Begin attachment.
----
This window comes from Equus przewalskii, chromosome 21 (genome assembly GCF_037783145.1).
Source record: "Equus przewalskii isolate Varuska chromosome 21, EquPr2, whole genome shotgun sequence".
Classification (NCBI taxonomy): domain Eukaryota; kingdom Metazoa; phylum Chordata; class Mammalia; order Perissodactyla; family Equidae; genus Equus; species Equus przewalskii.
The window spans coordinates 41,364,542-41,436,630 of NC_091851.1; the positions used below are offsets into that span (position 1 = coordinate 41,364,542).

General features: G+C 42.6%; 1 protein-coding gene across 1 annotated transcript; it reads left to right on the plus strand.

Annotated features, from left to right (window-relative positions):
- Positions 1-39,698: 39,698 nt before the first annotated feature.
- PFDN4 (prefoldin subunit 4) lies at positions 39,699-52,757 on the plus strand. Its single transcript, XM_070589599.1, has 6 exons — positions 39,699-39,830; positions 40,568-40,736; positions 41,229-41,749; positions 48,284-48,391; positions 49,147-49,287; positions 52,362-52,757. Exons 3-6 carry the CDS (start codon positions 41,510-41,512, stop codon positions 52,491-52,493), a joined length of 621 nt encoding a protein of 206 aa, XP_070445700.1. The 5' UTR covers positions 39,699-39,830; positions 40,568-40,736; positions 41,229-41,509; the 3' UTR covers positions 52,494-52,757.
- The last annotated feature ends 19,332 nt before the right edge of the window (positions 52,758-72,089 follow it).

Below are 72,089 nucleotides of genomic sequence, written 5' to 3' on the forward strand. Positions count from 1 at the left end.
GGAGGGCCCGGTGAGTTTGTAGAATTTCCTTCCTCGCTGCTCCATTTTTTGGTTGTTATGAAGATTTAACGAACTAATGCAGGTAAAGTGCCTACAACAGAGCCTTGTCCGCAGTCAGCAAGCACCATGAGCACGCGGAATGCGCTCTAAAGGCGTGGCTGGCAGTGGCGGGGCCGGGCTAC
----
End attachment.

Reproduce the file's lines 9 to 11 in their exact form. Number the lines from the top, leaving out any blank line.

- The last annotated feature ends 19,332 nt before the right edge of the window (positions 52,758-72,089 follow it).

Below are 72,089 nucleotides of genomic sequence, written 5' to 3' on the forward strand. Positions count from 1 at the left end.
GGAGGGCCCGGTGAGTTTGTAGAATTTCCTTCCTCGCTGCTCCATTTTTTGGTTGTTATGAAGATTTAACGAACTAATGCAGGTAAAGTGCCTACAACAGAGCCTTGTCCGCAGTCAGCAAGCACCATGAGCACGCGGAATGCGCTCTAAAGGCGTGGCTGGCAGTGGCGGGGCCGGGCTAC